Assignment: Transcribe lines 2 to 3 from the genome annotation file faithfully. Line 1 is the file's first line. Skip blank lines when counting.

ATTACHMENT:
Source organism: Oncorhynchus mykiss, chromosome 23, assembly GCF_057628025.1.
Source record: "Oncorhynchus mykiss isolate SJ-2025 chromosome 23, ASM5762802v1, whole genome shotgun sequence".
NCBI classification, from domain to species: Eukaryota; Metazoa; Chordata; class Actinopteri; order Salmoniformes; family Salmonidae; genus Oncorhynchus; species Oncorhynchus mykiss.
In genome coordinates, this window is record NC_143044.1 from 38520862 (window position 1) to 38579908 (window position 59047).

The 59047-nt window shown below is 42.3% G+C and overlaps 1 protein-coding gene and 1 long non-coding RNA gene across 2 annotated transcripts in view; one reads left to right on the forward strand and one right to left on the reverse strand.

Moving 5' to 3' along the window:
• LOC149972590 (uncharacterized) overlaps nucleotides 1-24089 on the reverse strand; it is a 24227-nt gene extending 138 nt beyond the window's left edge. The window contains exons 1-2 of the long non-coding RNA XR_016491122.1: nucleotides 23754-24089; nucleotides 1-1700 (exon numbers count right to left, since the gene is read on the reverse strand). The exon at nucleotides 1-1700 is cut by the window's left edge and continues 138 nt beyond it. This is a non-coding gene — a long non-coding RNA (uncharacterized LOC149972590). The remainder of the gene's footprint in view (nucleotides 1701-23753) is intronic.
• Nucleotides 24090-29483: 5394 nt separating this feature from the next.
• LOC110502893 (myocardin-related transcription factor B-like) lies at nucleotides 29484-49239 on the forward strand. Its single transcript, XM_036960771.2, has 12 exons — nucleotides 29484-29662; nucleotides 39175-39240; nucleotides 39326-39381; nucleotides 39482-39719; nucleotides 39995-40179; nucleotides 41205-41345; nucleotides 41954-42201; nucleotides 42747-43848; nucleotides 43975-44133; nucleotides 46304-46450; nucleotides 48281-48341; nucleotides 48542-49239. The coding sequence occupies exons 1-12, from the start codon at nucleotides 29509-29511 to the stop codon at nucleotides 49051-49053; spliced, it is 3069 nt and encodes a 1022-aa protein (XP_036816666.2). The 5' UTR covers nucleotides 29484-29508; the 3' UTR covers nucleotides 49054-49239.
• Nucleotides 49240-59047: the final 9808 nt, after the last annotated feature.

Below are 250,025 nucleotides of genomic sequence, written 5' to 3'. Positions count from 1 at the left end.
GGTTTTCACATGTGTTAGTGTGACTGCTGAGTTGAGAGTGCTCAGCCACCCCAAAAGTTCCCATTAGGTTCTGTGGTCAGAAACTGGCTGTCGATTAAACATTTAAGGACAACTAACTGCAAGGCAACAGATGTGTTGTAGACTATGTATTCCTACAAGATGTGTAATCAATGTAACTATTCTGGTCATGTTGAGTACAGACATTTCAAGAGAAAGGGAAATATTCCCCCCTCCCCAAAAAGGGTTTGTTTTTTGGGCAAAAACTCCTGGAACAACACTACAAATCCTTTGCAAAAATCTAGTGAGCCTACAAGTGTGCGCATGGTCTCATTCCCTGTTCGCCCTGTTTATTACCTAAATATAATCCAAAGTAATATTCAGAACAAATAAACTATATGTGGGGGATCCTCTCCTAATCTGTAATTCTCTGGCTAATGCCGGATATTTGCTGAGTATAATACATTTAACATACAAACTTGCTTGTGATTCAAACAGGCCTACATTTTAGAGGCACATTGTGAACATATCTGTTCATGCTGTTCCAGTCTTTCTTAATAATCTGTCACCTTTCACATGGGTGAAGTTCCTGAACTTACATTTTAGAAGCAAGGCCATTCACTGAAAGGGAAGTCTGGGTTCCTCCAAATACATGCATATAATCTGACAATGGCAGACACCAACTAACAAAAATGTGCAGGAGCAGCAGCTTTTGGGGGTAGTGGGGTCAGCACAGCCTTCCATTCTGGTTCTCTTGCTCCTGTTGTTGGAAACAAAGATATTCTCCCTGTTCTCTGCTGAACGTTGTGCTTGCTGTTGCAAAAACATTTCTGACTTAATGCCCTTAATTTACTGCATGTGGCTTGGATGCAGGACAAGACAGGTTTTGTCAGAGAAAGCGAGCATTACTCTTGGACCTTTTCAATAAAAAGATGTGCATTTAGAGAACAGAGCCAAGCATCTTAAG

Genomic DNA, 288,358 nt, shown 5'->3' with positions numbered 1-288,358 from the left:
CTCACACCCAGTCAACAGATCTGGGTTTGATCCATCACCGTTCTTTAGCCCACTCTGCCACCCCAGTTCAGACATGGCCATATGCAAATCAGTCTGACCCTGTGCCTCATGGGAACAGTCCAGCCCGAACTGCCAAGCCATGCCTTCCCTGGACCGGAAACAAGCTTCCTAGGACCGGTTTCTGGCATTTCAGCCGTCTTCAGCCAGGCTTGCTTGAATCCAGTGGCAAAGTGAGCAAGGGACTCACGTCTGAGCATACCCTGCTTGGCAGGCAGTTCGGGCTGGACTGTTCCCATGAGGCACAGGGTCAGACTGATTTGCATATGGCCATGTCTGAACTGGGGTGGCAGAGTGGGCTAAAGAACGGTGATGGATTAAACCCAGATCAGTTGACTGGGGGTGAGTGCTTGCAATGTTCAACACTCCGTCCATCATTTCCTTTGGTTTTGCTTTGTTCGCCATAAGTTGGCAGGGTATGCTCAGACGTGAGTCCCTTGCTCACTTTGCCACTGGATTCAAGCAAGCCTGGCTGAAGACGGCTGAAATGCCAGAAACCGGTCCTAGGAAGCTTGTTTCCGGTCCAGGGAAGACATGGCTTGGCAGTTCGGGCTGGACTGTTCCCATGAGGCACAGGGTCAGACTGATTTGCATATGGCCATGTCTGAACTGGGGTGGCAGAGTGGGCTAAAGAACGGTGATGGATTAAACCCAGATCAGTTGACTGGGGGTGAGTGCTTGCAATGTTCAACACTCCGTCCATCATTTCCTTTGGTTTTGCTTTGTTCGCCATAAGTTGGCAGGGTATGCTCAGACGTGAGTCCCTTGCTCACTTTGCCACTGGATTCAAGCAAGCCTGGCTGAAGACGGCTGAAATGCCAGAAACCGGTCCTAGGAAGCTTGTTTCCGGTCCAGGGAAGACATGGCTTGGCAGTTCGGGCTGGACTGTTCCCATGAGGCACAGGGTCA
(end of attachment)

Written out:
Source record: "Oncorhynchus mykiss isolate SJ-2025 chromosome 23, ASM5762802v1, whole genome shotgun sequence".
NCBI classification, from domain to species: Eukaryota; Metazoa; Chordata; class Actinopteri; order Salmoniformes; family Salmonidae; genus Oncorhynchus; species Oncorhynchus mykiss.